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117 Upper Addiscombe Road
East Croydon
United Kingdom

Agents particulars for the house survive from the 1920s where it is described as follows:

"A substantial semi-detached residence occupying a splendid position within a few minutes walk of East Croydon Railway Station with main line service."

This stylish house was built in the second half of the 19th century on land previously owned by the East India Company. The company was connected to Croydon as it was here in Addiscombe that they had a substantial military presence and college for cadets. Several roads built on the company's estate are reminiscent of men connected with Indian history, such as Clyde and Canning (see footnote). One hundred and seventeen was one of a number of such pairs of houses built along the Upper Addiscombe Road. The original occupants would have been Victorians of some standing and employing servants. The servants would have occupied the upper story of the four and "below stairs" would have been the semi basement area of the ground floor, where the kitchen and other facilities were located. The first and second floors were lofty and were obviously designed for the main occupying family. In particular the impressive porch, entrance hall and staircase created a palatial impression to visitors.

The top floor comprised three rooms and the first and second, two, with a WC at the rear on the first floor, adjacent to the garden access stairs. Below stairs the ground floor included kitchen with a range, scullery, breakfast room, pantry and coal cellar beneath the front door steps. There was an outside WC beneath the garden stairs and a side drive suitable for carriages. Later the accommodation was modified to include bathrooms and to provide flats on the upper floors.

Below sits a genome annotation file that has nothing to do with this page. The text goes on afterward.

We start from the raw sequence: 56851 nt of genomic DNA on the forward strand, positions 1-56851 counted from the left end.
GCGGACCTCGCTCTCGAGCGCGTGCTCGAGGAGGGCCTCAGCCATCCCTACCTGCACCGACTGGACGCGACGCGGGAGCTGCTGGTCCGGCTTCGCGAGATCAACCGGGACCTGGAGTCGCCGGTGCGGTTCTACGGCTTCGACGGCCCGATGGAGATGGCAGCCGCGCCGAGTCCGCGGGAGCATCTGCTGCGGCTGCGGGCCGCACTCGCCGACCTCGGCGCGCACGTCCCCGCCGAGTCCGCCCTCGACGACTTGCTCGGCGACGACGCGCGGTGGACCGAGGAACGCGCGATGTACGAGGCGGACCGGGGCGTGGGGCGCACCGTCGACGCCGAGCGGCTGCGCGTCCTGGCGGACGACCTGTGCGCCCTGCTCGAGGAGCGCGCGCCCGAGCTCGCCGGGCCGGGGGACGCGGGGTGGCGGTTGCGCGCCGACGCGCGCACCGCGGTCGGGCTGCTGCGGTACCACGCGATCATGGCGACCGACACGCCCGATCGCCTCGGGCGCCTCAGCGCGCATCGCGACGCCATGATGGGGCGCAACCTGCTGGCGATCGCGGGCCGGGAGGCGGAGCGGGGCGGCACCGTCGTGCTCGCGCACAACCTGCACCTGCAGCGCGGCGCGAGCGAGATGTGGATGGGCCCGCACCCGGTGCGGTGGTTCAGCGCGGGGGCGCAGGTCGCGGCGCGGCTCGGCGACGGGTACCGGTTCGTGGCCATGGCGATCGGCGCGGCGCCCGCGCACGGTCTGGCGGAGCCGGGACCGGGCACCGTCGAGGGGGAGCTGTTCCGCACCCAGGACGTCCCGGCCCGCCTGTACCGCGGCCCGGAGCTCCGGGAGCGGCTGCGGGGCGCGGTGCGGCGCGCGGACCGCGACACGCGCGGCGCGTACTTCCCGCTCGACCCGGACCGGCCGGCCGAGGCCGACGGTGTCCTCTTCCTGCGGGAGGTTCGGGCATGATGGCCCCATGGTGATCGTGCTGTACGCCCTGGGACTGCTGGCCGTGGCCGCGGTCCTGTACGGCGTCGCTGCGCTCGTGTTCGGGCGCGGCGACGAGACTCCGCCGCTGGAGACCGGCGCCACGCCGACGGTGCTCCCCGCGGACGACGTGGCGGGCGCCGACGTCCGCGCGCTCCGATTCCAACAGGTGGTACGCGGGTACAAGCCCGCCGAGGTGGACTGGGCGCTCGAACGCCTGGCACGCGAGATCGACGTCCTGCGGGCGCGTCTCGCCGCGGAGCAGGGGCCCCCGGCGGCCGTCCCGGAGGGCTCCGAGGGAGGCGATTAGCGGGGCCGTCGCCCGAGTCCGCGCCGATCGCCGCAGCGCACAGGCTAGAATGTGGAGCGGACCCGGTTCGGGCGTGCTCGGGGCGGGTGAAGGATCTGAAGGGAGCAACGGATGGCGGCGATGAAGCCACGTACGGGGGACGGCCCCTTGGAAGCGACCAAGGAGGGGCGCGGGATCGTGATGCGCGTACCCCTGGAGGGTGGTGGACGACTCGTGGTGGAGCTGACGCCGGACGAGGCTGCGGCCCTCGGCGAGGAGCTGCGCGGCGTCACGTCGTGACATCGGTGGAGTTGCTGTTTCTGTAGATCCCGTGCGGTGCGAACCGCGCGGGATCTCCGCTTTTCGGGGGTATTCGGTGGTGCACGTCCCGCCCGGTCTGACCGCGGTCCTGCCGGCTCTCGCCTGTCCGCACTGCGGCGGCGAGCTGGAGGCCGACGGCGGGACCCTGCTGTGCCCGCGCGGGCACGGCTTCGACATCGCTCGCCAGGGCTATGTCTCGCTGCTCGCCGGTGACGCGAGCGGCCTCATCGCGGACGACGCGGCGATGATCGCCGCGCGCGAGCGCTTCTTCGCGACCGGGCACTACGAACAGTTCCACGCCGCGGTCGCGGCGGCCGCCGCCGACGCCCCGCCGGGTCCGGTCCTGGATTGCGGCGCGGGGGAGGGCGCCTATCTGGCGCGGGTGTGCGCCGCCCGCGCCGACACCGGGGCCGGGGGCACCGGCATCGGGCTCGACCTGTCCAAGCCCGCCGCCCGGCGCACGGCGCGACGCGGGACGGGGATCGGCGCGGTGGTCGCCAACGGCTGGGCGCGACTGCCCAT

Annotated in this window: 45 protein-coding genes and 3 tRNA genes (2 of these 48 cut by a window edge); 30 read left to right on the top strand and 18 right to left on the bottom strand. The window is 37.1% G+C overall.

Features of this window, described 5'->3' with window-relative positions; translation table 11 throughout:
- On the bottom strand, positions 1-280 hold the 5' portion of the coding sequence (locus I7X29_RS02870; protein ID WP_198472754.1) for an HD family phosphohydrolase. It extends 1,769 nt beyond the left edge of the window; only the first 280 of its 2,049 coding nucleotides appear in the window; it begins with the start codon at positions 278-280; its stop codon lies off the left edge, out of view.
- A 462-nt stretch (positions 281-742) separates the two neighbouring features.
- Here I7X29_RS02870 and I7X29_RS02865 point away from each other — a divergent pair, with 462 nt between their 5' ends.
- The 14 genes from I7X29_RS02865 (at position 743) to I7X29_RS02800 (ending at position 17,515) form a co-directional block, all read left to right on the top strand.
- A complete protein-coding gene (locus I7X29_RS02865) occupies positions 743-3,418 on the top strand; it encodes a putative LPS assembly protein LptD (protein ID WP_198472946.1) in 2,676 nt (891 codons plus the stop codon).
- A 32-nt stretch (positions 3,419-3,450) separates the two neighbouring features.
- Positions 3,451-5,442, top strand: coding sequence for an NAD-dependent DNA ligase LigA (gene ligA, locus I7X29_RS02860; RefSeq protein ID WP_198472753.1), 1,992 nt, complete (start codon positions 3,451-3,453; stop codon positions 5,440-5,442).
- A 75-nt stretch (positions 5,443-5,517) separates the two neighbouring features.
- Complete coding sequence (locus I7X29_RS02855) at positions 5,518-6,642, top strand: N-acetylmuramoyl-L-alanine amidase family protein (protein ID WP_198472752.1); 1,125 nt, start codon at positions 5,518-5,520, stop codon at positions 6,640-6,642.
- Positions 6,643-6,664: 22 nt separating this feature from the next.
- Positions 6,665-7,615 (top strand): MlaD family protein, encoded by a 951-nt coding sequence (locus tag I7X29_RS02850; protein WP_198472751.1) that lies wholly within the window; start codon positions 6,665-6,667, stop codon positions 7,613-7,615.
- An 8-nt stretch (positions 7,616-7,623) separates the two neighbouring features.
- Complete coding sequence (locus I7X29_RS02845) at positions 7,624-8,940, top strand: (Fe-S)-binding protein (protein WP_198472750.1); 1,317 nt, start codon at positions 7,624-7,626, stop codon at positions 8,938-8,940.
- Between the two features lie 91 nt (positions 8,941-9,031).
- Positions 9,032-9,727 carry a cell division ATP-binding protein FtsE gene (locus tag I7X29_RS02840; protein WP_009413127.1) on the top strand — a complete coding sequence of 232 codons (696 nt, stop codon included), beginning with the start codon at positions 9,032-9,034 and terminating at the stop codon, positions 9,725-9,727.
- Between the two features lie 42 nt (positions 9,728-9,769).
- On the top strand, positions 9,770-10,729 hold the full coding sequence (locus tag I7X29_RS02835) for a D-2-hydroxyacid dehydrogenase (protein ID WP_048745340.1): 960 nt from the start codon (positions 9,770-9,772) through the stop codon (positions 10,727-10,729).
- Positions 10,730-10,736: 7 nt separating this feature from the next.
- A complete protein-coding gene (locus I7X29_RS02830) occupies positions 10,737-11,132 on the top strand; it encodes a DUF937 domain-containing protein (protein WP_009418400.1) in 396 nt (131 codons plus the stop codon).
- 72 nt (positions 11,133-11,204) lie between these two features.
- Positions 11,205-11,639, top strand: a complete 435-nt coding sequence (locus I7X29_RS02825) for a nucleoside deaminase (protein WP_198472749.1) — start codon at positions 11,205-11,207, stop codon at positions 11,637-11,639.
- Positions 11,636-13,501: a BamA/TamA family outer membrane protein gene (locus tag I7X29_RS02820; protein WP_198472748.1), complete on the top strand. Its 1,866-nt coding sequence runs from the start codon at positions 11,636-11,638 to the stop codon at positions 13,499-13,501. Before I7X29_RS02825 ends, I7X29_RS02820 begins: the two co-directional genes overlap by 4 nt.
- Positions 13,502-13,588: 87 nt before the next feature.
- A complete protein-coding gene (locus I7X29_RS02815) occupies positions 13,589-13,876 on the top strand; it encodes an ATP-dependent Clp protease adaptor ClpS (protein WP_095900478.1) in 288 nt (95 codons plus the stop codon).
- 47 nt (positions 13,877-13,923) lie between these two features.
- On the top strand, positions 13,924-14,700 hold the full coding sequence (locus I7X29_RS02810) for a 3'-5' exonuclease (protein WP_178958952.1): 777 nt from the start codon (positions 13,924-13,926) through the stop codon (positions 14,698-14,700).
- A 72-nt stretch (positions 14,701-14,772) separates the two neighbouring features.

The tenure in the 1920s was leasehold and this was due for renewal in the early 1960s. There was a ground rent of twelve pounds ten shillings p.a. The owner at the time was a Miss Eastern.

In May 1928 Tom Osborne was looking to purchase the lease as a home for his wife and daughter after remarrying in 1920. The purchase price was 850 pounds, which represented a substantial sum at the time; it would have bought two substantial detached houses in Reigate for example. There was clearly a need to raise over half the asking price as a mortgage or loan and for a farrier this would have created intense pressure on resources. Tom Osborne and family moved in in 1929 and were to remain in residence for over 50 years.

The house was demolished after Eileen Osborne left for Pulborough in 1980. She sold out to a developer for just over forty thousand pounds. There now stands a block of flats on the site. The last picture known was taken in 1979 and shows the house with the horse chestnut trees removed from the front garden and a blue sky above. The only known surviving artifacts are the iron cover to the coal shute, now set in concrete on the porch of Pipers Brook, Eastham, Worcs. and ironstone rockery stones now around the lamp post in the garden of Tower House, Tadworth.

Footnote: Concerned at the continuing threat to the unique local character of Victorian properties on the site once occupied by the East India Company training barracks in Addiscombe, Croydon Council in 2008 formally designated the six parallel roads as the East India Estate Conservation Area. This legally enforceable planning procedure affords a higher level of protection for properties originally laid out in the late 19th century. The safeguarding means that special consent is required by anyone intending to demolish any buildings in Clyde, Canning, Elgin, Havelock, Outram and Ashburton Roads. It also gives the council greater control over the form of any development proposed in the area.

The Heron mansion house (at the corner of Outram Road and Mulberry Lane) was rebuilt in 1702 by the Draper family. In 1809, the then owner, Emelius Henry Radcliffe sold the house to the East India Company and the mansion became surrounded by other college buildings. Other sites locally are connected with the College: Addiscombe House in Mulberry Lane had an underground passage to the mansion. Its garden contained the stump of a Mulberry tree - the first ever imported into England by Peter the Great who stayed here. The tree gave the name to Mulberry Lane. The East India Company came to an end with the Indian Mutiny of 1857, and Addiscombe House was pulled down around this time. Over 100 years later 117 suffered the same fate as Addiscombe House.

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